Why You Should Not Put Salary Requirement in Your Resume

2 min read
Man computing his salary requirements while writing a resume

To write or not to write, that is the question.

A resume with salary requirements is one hard document to swallow. If not digested properly by the prospective employer, you might end up looking like a dollar-hungry swagger. But if absorbed right, you will end up getting the compensation you believe you deserve. But the latter seldom happens.

The dilemma with the thing is that talking about money right away will cost you the risk of turning off a prospective employer and closing the door for negotiation. But if you really believe that the amount you’ll put in the paper is really worth your services, then you have to make sure that you will spill your price modestly:

1. Do a research

Before you name your rate, you have to check whether it falls near the average salary for the job. Surf the net and see if your range is almost the same for like employees in the area where you will hopefully be working at. Remember that the cost of living in cities is always bigger than those of rural areas. So, if you’ll be working for a company that is far away from the metro, make sure that you consider the location before you set your digits

2. Don’t put up a specific number.

Giving a range makes your employers more comfortable in negotiating about your compensation. If you write a specific amount, it will be a red flag for you. Even if you’re a really good professional, putting up just one fixed price in your application paper will make you look stubborn and uncompromising; thus, blowing up your chance to get the approval of your employers.

3. Mention it on a separate paper or on the cover letter instead of your resume

Another reason why resume with salary requirements is a no-no is because resumes are meant to reveal only your basic and professional information. It will be a bit off if you include your financial details just straight in your self-advertisement. Well, not unless you will be pricing yourself too low that your employer will want to hire you for economical reasons.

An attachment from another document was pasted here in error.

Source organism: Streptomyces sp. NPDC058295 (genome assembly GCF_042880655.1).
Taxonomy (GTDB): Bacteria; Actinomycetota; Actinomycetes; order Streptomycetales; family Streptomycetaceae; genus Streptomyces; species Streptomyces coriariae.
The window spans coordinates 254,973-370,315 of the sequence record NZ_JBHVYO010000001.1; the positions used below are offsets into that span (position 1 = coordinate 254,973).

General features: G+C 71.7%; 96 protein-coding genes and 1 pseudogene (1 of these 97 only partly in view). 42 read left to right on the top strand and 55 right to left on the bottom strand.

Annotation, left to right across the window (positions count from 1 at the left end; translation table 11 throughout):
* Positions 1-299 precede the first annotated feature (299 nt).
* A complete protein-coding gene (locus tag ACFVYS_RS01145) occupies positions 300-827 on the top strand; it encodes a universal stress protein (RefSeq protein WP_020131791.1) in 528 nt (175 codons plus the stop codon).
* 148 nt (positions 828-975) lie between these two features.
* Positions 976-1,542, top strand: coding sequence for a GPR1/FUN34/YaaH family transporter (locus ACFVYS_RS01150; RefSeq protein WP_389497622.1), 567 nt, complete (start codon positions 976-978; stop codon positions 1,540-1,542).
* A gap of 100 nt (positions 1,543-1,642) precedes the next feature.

4. Talk with someone who is actually employed for the same job

The best way to see the scope of work and if you will actually be getting what you’re paid for is to ask a friend who is doing the same job. The tasks you have to perform may vary depending on each company. If you compare the benefits package versus responsibilities with someone who makes a living from the job you’re competing for, you will have a clearer understanding of the terms and circumstances that might affect your price.

5. On salary history

Your former compensation may or may not be included in the documents. If you will need it as a proof that you’re not setting an amount too high for your worth, then it’s a good practice to include it on a separate paper along with the justification on why you deserved such payment. And need say, you can’t write it on your resume.

6. Assert your quality

Don’t be caught up in a dirty game of employers who are just trying to find out who’s the lowest bidder. No, the job market does not work that way. Bidding for a very low price and putting up a resume with low salary requirements is a desperate tactic. If you are a candidate of quality, you don’t have to sell yourself short just to beat those who do. Instead, brandish your expertise and accountability.